During times of cereal shortages, rice byproducts can be used in a balanced ration
Rice is a global staple food. According to the Food and Agriculture Organization of the United Nations (FAO), about 90% of the world’s rice is produced and consumed in the Asia-Pacific region. Nevertheless, production of rice is significant locally in many other parts of the world. This last aspect has regained importance as the Western world is facing a difficult time ahead regarding cereal prices and availability due to global geopolitical issues.
Unlike other cereals, rice is grown in wet fields (paddy fields). As such, the product harvested is called paddy rice. The brownish kernel of rice is enclosed rather tightly in two interlocking hulls. The ratio of hulls to brown is about 20%. The processing from paddy rice to white rice (the form suitable for human consumption) leaves several byproducts, some of which are more valuable than others:
- Paddy rice is almost never used in animal feeds, and especially not in commercial feeds. The main reason is that rice is a valuable commodity for humans and is therefore almost always processed into white rice. In addition, as we will discuss below, rice hulls are rather unsuitable for animal consumption. Any off-spec paddy rice is most likely also unsuitable for animal consumption, especially if it is moldy.
- The separation of rice hulls leaves behind what is called brown rice. Rice hulls is an undesirable raw material for all animal species because they contain high levels of silica. Rice is the only cereal that actively absorbs silica from the soil, perhaps as a mechanism of resisting certain diseases. Nevertheless, this silica makes hulls very abrasive to the point they can cause lesions if consumed at large enough quantities. More likely is their use for broiler litter, for which they make an excellent absorbent material. In some countries, rice hulls are used in limited quantities in ruminant feeds, mostly in feedlot cattle, when other roughages are lacking or to reduce feeding cost.
- Brown rice is then pearled, often after being mixed with calcium carbonate to remove the outer layers, leaving behind unpolished white rice and rice bran (with extra calcium). Rice bran is rich in fiber, but it also contains sufficient protein, lipids and even some starch to make it an interesting raw material. It is especially rich in certain vitamins, unless it is from parboiled rice, in which case it is the white rice that ends up with these vitamins. The only real problem with rice bran is that lipids can rapidly become oxidized because rice bran contains high levels of the enzyme lipase. If this endogenous enzyme is neutralized, or if rice bran is solvent extracted to remove bran oil, then the resulting product is rather stable. Rice bran can be used more freely in diets for ruminants, to replace other similar products (such as wheat bran), and more restrictively for monogastrics. In the latter case, feeds should be formulated on crude fiber levels to ensure feed intake is not restricted due to excess feed volume.
- The pearled rice is then polished. Rice polishings are practically starch, with remnants of bran. They are rarely sold as such because they are invariably added back to rice bran to enrich it. The end product is often called rice mill run or rice mill feed or just rice bran (uncharacterized product that is difficult to use without end-user laboratory analyses).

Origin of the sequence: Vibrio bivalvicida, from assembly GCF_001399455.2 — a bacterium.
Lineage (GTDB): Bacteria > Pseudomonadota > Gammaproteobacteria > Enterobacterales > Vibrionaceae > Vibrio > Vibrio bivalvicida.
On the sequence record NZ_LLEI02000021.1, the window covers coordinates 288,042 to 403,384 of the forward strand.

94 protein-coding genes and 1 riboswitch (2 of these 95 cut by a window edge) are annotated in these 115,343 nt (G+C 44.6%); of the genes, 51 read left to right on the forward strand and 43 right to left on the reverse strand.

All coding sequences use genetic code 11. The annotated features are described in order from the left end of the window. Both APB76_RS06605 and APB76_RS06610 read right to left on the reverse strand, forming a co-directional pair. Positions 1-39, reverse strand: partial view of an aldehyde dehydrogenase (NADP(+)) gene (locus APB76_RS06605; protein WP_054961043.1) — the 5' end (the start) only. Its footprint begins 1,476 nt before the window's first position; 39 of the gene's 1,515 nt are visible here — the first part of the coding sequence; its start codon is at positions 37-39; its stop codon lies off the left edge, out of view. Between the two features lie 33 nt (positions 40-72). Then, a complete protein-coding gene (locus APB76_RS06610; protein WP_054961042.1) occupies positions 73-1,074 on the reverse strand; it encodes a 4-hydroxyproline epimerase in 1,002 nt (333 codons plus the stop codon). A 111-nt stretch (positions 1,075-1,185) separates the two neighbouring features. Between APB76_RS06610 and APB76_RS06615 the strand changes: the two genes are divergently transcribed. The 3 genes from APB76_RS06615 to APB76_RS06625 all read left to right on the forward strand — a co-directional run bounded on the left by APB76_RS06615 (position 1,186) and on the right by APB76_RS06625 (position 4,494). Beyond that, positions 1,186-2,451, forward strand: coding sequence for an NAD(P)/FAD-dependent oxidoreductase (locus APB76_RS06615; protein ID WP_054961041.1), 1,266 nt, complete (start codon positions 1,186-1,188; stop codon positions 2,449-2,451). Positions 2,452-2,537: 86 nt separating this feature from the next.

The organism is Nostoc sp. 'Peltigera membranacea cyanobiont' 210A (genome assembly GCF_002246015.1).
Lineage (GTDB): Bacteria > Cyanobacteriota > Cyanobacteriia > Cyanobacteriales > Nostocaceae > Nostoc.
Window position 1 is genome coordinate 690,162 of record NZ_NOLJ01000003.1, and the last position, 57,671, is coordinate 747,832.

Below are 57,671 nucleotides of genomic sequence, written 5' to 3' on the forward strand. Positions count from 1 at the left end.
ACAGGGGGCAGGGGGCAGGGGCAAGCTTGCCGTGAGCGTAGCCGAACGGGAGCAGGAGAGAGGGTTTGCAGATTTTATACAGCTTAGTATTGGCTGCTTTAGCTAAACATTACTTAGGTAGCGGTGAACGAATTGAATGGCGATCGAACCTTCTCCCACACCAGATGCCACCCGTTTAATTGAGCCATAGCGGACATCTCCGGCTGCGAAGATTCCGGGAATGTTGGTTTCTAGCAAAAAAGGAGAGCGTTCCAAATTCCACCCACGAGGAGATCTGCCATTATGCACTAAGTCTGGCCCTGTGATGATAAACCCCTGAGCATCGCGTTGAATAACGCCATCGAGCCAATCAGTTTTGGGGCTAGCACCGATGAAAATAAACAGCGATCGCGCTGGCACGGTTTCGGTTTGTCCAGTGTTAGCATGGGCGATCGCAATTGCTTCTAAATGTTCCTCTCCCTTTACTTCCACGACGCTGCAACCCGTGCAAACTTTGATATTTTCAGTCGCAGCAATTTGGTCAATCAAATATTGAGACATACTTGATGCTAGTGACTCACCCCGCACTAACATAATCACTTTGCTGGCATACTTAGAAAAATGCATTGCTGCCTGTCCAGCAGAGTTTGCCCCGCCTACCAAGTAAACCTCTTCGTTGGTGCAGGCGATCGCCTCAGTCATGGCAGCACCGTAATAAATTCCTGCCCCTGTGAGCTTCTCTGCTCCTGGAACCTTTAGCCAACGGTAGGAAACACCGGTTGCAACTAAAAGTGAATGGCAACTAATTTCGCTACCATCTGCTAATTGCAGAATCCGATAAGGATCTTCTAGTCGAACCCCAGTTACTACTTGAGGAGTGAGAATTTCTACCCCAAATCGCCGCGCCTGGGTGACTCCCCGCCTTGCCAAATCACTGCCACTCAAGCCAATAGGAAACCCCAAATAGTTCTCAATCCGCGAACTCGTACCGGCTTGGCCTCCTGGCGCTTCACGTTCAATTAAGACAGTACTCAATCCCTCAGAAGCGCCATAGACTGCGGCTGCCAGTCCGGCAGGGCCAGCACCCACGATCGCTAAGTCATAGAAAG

- Broken rice, or rice brokens, is fragments of paddy or white rice that are produced during the whole process. These fragments are removed before the final product is deemed suitable for human consumption. Broken rice is more likely to be sold separately and, indeed, certain quantities reach even Europe and beyond. It is recommended to grind rice brokens before including into animal feeds because unground broken rice is likely to exhibit reduced nutrient digestibility, especially for species such as pigs, and less likely for poultry and ruminants. However, this has to do with rice variety (some are harder than others and have disparate starch component ratios), and with the final inclusion level of rice brokens in animal feeds.
In general, processing paddy rice to white rice has an efficiency of 70%. That is, for every 100 kg of paddy rice, we end up with 70% white rice (that includes also brokens). Of the remaining 30%, the part that can be used in animal feeds is only 10%, as hulls make up 20% of the total. That 10% of raw materials suitable for animal feeding can be separated into 8% bran and 2% polishings. The exact ratio is different according to the machinery used, and is also different among rice varieties.
As broken rice is often sold separately and is already used as animal feed, it is the rice bran portion along with polishings that are of main interest as a replacement for cereals during times of shortage. Here, ensuring quality is high and rice bran is stabilized for oxidation, it is the nutrient profile of rice bran that determines its inclusion level in animal feed. As the bran portion of the kernel contains high levels of pentosans (non-starch polysaccharides) it may be beneficial to add a suitable exogenous enzyme to enhance its energy availability.
Finally, feeding brown or even white rice in animals is totally acceptable, always in a well-balanced ration. Brown rice should follow the guidelines that concern wheat bran to ensure certain species are not receiving excess fiber. On the other hand, white rice can be used in all animal feeds, again, according to its nutrient profile.
As white rice is poor in thiamin (a B vitamin), enriching white rice-rich diets with this vitamin is recommended. In fact, this is a major issue for human populations that consume rice as the main part of their diet, and several methods of enriching white rice with thiamin are being practiced. Lack of thiamin causes the well-known disease beriberi.